- The Washington Times - Sunday, September 7, 2014

“The president meets the press. Will he meet with undocumented immigrants?” asks Pablo Alvarado, director of National Day Laborer Organizing Network, a Los Angeles-based grass-roots membership group. “We feel strongly that undocumented immigrants are the most qualified people to persuade President Obama to do the right thing at this moment.”

Mr. Alvarado is referencing both Mr. Obama’s decision to delay executive action on immigration until after the midterm elections as well as his exclusive interview on “Meet the Press” on Sunday. The appearance did not sit well with the organization, which has officially named Mr. Obama the “Deporter in Chief.” That’s just the beginning though. Mr. Alvarado is among many Hispanics who expressed much displeasure in the rapidly moving events that have become politicized — and emotionally charged as well.

“It’s clear that playing it safe is what is going on at the White House and among Democratic circles. And playing it safe means walking away from our values and our principles,” Rep. Luis V. Guitterrez told ABC News in the aftermath.

“President Barack Obama in the last five years has deported more people than any other president in the history of the United States,” the Illinois Democrat noted. “Playing it safe might win an election. Sometimes you lose an election playing it safe also. But it almost never leads to fairness, to justice and to good public policy that you can be proud of.”


Democratic strategists have reasoned that if President Obama reconstructed immigration policy without the help of Congress, then infuriated conservatives would race to the polls en masse on Nov. 4, guaranteeing that the Republican Party would take back the U.S. Senate. It is a viable narrative, given that the GOP only needs six Senate seats for a victory. But could the strategy compromise Hispanic loyalty to the Democratic Party in the presidential bout? The potential size of the Hispanic voting bloc has been estimated to be as high as 30 million, and traditionally framed as true blue and Democratic. According to 2012 exit polls, Mr. Obama won 71 percent of the Hispanic vote; Mitt Romney garnered 27 percent.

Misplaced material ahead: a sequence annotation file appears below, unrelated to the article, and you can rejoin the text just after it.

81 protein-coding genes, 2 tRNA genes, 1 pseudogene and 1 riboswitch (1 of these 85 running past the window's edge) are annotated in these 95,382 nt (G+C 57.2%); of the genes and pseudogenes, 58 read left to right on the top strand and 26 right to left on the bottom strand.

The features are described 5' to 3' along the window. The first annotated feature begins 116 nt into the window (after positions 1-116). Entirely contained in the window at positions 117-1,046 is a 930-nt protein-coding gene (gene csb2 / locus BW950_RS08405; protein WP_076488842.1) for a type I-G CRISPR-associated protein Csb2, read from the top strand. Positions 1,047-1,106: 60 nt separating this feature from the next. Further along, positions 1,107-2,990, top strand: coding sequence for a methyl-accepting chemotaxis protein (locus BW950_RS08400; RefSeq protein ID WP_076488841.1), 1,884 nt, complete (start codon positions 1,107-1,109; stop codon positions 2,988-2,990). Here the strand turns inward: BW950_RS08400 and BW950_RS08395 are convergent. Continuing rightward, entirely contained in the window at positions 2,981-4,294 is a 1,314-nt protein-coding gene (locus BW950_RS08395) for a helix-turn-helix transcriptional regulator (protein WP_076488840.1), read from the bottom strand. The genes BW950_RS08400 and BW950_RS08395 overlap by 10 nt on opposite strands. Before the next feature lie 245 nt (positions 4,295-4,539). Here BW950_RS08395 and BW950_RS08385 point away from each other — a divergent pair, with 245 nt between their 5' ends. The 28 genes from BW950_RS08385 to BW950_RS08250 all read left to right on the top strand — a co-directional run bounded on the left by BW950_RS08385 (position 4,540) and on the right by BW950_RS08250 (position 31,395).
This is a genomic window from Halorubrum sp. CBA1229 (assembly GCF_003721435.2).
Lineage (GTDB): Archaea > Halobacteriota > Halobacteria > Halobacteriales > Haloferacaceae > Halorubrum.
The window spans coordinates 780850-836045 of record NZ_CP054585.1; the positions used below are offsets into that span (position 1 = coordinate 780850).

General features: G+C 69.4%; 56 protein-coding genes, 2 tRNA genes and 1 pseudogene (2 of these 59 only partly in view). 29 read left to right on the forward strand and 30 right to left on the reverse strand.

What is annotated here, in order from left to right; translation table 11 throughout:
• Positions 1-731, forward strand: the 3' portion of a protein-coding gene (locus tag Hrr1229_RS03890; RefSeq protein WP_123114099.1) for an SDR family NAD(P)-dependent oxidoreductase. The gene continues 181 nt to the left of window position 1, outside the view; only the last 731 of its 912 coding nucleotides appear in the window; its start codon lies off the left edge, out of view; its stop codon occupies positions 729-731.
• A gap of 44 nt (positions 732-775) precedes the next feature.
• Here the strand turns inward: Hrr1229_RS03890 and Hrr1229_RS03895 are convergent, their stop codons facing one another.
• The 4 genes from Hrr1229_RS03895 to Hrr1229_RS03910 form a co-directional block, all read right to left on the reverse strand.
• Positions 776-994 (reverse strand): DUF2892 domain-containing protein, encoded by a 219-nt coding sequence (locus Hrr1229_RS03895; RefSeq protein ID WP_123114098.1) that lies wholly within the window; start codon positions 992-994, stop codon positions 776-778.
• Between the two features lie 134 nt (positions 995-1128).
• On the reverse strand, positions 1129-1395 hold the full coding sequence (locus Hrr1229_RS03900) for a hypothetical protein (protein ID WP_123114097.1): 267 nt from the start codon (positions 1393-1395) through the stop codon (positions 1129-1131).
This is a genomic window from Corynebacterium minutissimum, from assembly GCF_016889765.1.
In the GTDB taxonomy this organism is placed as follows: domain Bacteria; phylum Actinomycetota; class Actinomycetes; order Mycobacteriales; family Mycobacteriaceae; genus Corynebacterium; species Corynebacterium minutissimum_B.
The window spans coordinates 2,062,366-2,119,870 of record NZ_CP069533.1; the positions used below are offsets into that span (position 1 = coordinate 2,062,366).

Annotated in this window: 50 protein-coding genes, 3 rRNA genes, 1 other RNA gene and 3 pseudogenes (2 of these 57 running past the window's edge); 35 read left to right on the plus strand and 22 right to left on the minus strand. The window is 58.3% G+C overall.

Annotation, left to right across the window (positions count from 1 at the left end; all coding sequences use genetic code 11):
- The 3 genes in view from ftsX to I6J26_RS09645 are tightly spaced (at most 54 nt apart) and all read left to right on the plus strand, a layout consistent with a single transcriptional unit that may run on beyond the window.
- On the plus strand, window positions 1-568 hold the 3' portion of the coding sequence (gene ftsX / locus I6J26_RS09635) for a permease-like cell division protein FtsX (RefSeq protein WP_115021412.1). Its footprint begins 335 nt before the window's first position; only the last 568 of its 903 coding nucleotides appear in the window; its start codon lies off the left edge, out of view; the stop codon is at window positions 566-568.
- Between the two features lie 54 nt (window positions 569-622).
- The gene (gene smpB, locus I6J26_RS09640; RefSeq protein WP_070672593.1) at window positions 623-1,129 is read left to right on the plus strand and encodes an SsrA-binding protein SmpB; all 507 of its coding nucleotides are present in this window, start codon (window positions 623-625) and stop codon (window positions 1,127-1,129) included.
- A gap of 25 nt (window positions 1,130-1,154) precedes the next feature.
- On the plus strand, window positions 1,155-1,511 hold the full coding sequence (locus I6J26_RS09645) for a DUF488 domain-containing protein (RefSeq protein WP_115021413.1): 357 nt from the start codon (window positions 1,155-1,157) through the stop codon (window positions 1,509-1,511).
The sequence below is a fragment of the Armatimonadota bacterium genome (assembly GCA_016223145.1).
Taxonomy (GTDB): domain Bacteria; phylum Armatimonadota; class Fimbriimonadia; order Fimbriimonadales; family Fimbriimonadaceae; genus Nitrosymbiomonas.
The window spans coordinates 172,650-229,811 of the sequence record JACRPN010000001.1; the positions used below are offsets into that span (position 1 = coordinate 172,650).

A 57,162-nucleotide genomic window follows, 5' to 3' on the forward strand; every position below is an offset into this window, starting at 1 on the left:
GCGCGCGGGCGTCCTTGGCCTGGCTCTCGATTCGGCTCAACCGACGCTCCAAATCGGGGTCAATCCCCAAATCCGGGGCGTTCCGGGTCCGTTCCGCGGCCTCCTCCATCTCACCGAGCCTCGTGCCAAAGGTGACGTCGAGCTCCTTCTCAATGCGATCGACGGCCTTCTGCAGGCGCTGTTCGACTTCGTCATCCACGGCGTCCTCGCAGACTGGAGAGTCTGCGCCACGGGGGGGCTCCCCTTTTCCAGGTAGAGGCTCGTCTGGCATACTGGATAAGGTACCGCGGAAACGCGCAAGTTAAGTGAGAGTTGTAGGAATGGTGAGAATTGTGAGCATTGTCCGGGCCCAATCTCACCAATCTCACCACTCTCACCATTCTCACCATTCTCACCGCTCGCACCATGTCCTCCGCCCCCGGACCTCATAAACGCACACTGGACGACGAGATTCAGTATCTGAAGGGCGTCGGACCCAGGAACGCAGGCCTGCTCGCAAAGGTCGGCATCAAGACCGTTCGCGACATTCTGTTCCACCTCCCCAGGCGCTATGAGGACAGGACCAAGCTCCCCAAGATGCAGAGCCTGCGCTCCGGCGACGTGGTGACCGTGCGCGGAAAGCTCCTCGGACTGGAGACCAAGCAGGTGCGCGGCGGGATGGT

Dismay of Democrats could alter his trajectory, augmented by a motivated GOP. Last year the Republican National Committee organized an aggressive Spanish-language outreach, including the active Twitter feed “RNCLatino,” to woo potential fans — and continues to do so. Heritage Foundation fellow Mike Gonzalez now counsels Republicans to appeal to “Hispanics’ inner pride and their Spanish sense of moral code.” And of particular note is the LIBRE Initiative, a nonprofit reported to be funded by business mavens Charles and David Koch.

“LIBRE is dedicated to informing the U.S. Hispanic community about the benefits of a constitutionally limited government, property rights, rule of law, sound money supply and free enterprise through a variety of community events, research and policy initiatives that protect our economic freedom. Our mission is to equip the Hispanic community with the tools they need to be prosperous,” the group says in its mission statement.

“The Latino electorate is at a crossroads,” notes executive director Daniel Garza.


Though a slimmer, more nimble New Jersey Gov. Chris Christie has put “Bridgegate” behind him, the Democratic Party is not about to allow the traffic controversy a free trip down the political highway. On Monday the Democratic National Committee marks the one-year anniversary of the day the Christie administration shut down lanes leading to the George Washington Bridge with an event of their own.